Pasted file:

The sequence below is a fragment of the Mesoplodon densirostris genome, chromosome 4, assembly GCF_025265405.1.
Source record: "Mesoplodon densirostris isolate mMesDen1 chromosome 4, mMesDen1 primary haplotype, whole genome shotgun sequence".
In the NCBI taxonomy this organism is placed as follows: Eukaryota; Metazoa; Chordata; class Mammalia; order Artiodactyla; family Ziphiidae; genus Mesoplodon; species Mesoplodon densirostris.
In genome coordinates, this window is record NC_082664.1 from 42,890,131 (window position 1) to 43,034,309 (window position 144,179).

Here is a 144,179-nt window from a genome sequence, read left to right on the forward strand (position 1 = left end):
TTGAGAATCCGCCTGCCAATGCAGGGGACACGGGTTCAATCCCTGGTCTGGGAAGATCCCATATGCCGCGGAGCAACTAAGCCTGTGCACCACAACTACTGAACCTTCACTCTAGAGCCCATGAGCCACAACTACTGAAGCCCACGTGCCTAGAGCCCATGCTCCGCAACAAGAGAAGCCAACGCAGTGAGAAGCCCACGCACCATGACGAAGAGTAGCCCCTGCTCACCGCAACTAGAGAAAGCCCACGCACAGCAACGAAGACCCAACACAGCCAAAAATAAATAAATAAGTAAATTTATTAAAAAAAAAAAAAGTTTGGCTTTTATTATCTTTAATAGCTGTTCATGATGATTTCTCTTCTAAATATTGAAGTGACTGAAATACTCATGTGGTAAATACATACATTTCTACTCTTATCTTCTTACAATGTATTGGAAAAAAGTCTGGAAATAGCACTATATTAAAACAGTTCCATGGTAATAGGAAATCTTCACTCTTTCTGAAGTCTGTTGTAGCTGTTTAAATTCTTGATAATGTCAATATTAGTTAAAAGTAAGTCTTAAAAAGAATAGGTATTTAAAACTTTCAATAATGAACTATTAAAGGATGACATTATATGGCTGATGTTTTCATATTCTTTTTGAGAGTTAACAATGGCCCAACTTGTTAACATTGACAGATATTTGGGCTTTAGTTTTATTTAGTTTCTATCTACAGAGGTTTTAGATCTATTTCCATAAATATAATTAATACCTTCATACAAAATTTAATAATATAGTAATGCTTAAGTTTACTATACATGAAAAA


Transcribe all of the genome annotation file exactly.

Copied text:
The sequence below is a fragment of the Mesoplodon densirostris genome, chromosome 4, assembly GCF_025265405.1.
Source record: "Mesoplodon densirostris isolate mMesDen1 chromosome 4, mMesDen1 primary haplotype, whole genome shotgun sequence".
In the NCBI taxonomy this organism is placed as follows: Eukaryota; Metazoa; Chordata; class Mammalia; order Artiodactyla; family Ziphiidae; genus Mesoplodon; species Mesoplodon densirostris.
In genome coordinates, this window is record NC_082664.1 from 42,890,131 (window position 1) to 43,034,309 (window position 144,179).

Here is a 144,179-nt window from a genome sequence, read left to right on the forward strand (position 1 = left end):
TTGAGAATCCGCCTGCCAATGCAGGGGACACGGGTTCAATCCCTGGTCTGGGAAGATCCCATATGCCGCGGAGCAACTAAGCCTGTGCACCACAACTACTGAACCTTCACTCTAGAGCCCATGAGCCACAACTACTGAAGCCCACGTGCCTAGAGCCCATGCTCCGCAACAAGAGAAGCCAACGCAGTGAGAAGCCCACGCACCATGACGAAGAGTAGCCCCTGCTCACCGCAACTAGAGAAAGCCCACGCACAGCAACGAAGACCCAACACAGCCAAAAATAAATAAATAAGTAAATTTATTAAAAAAAAAAAAAGTTTGGCTTTTATTATCTTTAATAGCTGTTCATGATGATTTCTCTTCTAAATATTGAAGTGACTGAAATACTCATGTGGTAAATACATACATTTCTACTCTTATCTTCTTACAATGTATTGGAAAAAAGTCTGGAAATAGCACTATATTAAAACAGTTCCATGGTAATAGGAAATCTTCACTCTTTCTGAAGTCTGTTGTAGCTGTTTAAATTCTTGATAATGTCAATATTAGTTAAAAGTAAGTCTTAAAAAGAATAGGTATTTAAAACTTTCAATAATGAACTATTAAAGGATGACATTATATGGCTGATGTTTTCATATTCTTTTTGAGAGTTAACAATGGCCCAACTTGTTAACATTGACAGATATTTGGGCTTTAGTTTTATTTAGTTTCTATCTACAGAGGTTTTAGATCTATTTCCATAAATATAATTAATACCTTCATACAAAATTTAATAATATAGTAATGCTTAAGTTTACTATACATGAAAAA